Consider the pillowy consistency of a bun pulled from a package of so many identical buns. Consider the ladle of brown chili draped over the top. Consider the sprinkle of cheddar cheese or the stripe of mustard, both the same artificial yellow.
The chili dog’s story is actually many stories: not only one about American fast food and appetites, but also about American industrialization, immigration, and regionalism. And each component—the hot dog, the chili, even where we eat chili dogs—adds another twist.
Cosmologists tell us that the temperature of space is two point seven Celsius above absolute zero. Certainly, many of Hultberg’s works, such as Twilight: Down The Drain and Dark Egypt, have icy light blue or very cold, dark blue skies. Demon Cloud, more demon angel than cloud, is certainly an exception with its infrared emissions glowing with the hot radiance of an unexplained fog of ions, or charged particles, over an accumulation of detritus. At right is a geometric plane with double circles, and at left is an easel-like speaker stand, both linked together by a single, cool, azure color. The demon cloud/angel, with its flurry of elegant brushstrokes that meld into the terrain, hovers over a landscape of tachist openings (and closings?) like dark kinetic energy escaping the gravitational field of earth. With his extraordinarily unique use of perspective, Hultberg expands his art into something more spatial, more astronomical, more cosmic.
Imagine a miracle drug that could ease many of the stresses of modern life — a combination mood enhancer and smart pill that might even encourage the remission of cancer. Now imagine that this cure-all was an old-fashioned folk remedy: Just take a hike in the woods or a walk in the park. No prescription necessary.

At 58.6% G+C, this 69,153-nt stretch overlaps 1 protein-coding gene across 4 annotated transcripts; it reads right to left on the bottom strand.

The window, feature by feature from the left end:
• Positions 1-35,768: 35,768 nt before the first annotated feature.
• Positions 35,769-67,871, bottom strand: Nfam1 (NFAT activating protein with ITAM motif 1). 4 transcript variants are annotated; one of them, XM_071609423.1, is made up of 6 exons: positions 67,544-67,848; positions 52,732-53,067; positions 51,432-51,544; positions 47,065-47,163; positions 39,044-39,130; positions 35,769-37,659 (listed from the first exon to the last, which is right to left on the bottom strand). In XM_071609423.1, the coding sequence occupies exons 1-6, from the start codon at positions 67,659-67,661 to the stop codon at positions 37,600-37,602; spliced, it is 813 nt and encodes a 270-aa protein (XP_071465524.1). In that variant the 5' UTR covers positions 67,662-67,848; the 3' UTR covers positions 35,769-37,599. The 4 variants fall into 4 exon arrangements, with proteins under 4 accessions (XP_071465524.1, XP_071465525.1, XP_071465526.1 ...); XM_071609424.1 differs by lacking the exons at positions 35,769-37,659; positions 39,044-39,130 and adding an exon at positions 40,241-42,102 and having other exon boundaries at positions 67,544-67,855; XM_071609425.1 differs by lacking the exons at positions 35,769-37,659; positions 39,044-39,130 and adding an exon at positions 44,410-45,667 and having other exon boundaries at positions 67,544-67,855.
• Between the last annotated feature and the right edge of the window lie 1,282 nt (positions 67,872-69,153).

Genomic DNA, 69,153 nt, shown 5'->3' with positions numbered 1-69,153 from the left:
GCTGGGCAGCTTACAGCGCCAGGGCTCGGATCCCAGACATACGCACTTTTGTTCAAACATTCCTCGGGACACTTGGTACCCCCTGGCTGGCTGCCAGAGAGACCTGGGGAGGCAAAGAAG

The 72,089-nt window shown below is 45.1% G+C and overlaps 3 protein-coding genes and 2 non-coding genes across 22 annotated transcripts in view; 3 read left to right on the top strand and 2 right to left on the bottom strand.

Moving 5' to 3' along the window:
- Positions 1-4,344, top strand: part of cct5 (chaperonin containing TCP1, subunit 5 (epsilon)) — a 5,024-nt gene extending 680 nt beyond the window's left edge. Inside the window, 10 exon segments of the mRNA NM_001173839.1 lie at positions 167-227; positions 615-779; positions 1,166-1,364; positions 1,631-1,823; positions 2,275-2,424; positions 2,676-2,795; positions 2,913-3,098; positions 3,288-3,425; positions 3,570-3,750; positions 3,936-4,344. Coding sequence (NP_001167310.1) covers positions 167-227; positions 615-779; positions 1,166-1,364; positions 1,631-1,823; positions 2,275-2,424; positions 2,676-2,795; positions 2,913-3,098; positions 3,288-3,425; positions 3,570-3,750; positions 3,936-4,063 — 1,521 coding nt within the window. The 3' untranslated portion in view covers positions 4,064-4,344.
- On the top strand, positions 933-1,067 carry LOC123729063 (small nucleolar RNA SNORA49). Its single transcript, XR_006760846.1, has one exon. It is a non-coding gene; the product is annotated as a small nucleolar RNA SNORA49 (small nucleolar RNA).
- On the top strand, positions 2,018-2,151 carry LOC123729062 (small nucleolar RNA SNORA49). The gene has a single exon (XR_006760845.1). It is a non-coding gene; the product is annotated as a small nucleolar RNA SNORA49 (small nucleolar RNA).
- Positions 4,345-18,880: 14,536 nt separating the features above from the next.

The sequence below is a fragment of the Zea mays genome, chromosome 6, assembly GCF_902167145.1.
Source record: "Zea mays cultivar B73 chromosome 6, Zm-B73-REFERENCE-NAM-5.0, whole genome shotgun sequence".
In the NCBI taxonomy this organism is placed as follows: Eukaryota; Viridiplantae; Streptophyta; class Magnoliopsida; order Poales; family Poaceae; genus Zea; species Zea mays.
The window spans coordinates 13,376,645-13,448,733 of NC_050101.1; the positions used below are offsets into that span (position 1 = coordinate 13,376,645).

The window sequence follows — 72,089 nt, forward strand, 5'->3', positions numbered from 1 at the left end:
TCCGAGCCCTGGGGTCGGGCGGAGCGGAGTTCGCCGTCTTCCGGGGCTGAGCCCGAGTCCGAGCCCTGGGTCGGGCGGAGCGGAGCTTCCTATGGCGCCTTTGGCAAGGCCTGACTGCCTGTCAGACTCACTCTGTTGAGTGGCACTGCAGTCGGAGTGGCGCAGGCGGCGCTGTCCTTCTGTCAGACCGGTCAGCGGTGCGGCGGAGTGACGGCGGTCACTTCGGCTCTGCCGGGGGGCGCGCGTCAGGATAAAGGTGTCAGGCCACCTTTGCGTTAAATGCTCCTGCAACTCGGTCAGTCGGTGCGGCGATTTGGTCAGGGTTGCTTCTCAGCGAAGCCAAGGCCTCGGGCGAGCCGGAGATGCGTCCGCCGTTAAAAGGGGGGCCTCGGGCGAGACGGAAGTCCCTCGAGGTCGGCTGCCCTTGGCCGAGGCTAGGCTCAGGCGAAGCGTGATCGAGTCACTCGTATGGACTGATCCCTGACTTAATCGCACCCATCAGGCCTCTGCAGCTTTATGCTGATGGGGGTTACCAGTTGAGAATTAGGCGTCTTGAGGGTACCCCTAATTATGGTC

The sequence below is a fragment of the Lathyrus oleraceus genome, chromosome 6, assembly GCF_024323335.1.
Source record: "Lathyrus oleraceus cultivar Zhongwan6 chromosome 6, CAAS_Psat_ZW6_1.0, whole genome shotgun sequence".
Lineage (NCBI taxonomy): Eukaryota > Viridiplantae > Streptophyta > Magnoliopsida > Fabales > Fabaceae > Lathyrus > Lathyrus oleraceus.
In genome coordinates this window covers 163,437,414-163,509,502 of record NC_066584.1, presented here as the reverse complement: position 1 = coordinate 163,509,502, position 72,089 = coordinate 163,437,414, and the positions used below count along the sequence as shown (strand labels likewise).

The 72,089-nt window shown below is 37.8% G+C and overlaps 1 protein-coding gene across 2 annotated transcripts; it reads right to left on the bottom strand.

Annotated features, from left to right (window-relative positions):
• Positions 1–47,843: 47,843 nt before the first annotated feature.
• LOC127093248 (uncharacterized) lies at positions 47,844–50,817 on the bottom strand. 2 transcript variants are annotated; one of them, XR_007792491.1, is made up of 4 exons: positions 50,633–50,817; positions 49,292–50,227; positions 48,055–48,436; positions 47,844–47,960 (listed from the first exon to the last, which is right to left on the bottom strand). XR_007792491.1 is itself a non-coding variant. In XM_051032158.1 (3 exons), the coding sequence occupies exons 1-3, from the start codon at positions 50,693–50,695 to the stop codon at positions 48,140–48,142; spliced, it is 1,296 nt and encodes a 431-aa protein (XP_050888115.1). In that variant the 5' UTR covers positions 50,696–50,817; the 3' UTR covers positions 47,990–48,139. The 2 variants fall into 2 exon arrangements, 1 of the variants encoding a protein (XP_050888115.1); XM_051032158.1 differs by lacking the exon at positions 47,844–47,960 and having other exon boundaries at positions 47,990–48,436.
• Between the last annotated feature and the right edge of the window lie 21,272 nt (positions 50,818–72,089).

That’s the proposition of Florence Williams’s fascinating “The Nature Fix: Why Nature Makes Us Happier, Healthier, and More Creative.” We suffer from an “epidemic dislocation from the outdoors,” Williams writes, and it’s destructive to our mental and physical health. The therapy is straightforward. “The more nature, the better you feel.”
In a sense, Elkin’s book is itself a flânerie, a stroll where the reader may come across an unexpected person — say, the film directors Sophie Calle in Venice and Agnes Varda in Paris, looking for locations — or get some ideas about May 1968 or the Situationists. Or marvel over an intriguing bit of research: like the discovery that one of the inspirations for George Sand’s cross-dressing came from her own mother, who confided that in childhood Sand was outfitted in boy’s clothing by her father to cut down on the family’s expenses. “Sand’s trouser-wearing was in its way an act of revolution,” Elkin remarks. “At the very least, it was illegal. In the year 1800, a law had been passed forbidding women to wear them in public.”
Somehow, even though it is clearly not a cake, there are people in the world who still believe that cheesecake is a cake. It’s not a cake: It is a filling that is either on top of or surrounded on three sides by a crust, which is definitely not a cake.
That issue being settled, a further question remains: Is cheesecake a pie? Or is it a tart? Here to present their arguments are impassioned cheesecake-semantics experts Helen Rosner, executive editor, and Emma Alpern, copy editor, who each take different (and perhaps surprising) sides in this battle.